Managing The Event Manager

by Craig Samborski on November 14, 2010

So, how do you manage the event manager? They bring their expertise to the event planning and management process. They are the details person for your event. They are your go to person for everything related to your event.

What are the most effective tools for managing this unique relationship?

From my experience in the client/planner relationship, there are four key things that keep the relationship healthy and the event planning process on track.

1. Have a detailed contract. A solid understanding of the roles and responsibilities of the planner and the client are most important. The planner should also point out areas of the event planning contract that do not cover their work. Past experience tells me that there are a number of tasks that are not explicit, especially to the client, and the client then assumes the planner will step in and handle them. Not so. The planner has a responsibility to point these out and should explicitly exclude them in the contract. Assuming their omission from the contract is explicit is not good enough. Clearly state what tasks are not covered by the planner. You’ll save headaches down the road.

2. Clear Communication.  A good planner updates the client regularly on all items in the planning contract. When you meet with the client, summarize the status of every item in the contract. When summarizing, query the client if they want more detail on specifics. While you as a planner may be working on little details in the contract and not feel compelled to give updates on more trivial items, it still is very important to update your client on everything. It doesn’t need to be a lengthy update, but make sure you cover with enough detail so the client feels comfortable that all bases are covered.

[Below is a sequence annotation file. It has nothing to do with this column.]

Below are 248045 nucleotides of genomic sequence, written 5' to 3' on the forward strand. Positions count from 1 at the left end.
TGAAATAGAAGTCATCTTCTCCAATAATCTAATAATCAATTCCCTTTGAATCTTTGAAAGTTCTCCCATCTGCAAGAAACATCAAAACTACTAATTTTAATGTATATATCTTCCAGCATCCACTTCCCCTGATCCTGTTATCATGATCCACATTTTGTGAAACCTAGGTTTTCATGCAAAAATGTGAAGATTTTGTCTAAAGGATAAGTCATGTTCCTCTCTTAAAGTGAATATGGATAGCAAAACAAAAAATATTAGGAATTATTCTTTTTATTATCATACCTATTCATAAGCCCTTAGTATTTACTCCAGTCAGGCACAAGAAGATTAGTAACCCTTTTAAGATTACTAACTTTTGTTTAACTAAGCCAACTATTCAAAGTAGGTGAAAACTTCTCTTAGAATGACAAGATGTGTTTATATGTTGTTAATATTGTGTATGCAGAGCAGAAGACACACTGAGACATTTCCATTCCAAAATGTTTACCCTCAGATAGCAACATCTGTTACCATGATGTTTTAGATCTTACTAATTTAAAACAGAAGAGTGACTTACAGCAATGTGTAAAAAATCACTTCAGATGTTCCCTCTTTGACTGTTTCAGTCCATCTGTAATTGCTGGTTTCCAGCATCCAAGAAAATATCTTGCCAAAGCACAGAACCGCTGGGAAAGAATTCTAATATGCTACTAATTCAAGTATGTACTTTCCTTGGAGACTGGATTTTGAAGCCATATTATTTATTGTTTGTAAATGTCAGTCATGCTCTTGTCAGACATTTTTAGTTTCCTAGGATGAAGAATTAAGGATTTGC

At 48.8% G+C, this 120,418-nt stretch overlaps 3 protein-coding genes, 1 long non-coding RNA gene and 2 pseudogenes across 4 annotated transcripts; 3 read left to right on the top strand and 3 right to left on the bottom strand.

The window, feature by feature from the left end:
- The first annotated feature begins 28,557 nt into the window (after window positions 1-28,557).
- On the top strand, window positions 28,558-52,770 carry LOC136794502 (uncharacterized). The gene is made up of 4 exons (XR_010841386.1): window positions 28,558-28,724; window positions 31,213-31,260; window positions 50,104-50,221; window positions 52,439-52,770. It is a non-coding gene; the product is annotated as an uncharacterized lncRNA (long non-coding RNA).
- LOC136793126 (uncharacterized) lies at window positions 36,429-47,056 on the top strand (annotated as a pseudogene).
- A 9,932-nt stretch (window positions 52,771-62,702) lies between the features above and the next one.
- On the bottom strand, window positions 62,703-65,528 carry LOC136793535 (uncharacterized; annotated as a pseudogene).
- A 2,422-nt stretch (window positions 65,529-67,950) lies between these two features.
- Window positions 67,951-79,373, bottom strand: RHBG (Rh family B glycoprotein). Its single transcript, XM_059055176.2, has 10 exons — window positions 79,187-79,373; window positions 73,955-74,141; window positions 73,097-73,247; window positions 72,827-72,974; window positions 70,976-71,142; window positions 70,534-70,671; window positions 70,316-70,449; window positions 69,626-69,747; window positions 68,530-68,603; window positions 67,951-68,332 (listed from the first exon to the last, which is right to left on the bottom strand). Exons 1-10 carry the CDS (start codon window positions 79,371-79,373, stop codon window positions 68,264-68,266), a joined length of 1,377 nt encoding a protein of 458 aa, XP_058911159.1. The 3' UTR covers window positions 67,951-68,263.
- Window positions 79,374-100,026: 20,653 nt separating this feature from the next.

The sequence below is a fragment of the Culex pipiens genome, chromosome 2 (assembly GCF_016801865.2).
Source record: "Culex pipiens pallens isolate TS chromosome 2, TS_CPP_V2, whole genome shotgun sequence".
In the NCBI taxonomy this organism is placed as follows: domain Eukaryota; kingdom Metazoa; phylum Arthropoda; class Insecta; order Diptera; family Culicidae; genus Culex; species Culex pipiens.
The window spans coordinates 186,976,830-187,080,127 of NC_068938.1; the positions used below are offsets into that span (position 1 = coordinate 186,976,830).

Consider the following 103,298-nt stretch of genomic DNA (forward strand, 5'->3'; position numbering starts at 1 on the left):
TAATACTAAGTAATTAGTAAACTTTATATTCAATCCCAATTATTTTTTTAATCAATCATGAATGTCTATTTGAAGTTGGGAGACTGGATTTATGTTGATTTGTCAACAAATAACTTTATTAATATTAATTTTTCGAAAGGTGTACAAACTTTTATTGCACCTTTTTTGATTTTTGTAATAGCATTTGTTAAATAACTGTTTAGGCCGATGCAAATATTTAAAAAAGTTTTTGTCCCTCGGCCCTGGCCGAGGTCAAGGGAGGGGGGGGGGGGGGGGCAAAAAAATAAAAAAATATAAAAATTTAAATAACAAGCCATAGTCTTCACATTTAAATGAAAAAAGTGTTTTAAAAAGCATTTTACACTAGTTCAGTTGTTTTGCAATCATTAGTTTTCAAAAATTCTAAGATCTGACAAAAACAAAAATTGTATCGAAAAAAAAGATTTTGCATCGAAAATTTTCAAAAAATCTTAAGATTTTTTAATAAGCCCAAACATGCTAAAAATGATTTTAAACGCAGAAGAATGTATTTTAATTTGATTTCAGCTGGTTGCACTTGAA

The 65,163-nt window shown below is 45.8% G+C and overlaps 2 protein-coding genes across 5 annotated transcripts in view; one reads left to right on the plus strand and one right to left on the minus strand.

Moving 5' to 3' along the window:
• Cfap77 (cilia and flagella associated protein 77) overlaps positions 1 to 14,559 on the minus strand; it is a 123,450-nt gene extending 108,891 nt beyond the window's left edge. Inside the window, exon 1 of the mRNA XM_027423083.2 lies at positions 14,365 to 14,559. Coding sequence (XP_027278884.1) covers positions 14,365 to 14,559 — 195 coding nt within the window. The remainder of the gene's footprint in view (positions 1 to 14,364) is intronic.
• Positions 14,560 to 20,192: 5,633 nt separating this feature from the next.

3. Follow-Up. I do this in two ways: First, I send an email summarizing key tasks and issues and their status. I try not to send a litany of emails, but provide one or two comprehensive emails covering discussions and status updates after meetings, or planning developments. Secondly, I provide a detailed ‘play book’ of the event for the client. The play book covers everything about the event: timelines, task assignments, deadlines, contact information, schedules, and contingency plans. The play book should be easy to read, concise and thoughtful. It doesn’t need to be a novel, but it does need enough detail to serve as the roadmap for the event plan.

4. Evaluation. Make sure that through the event planning process you regularly evaluate your own work and give your client the opportunity to do the same. Assess if there are items your client is not comfortable with or has questions about. Provide your client with feedback on how the process is going. Let them know if there are challenges and also let them know about accomplishments.

Keeping these four key elements front and center will ensure a successful relationship. Find the happy medium on how much detail to provide your client on your progress. Some clients really appreciate detailed updates. On the other hand, some are happy with a quick summary about what is happening. Regardless, having a detailed contract, clear communications, regular updates and evaluation will provide a solid foundation for the the client/planner relationship.

Craig Samborski

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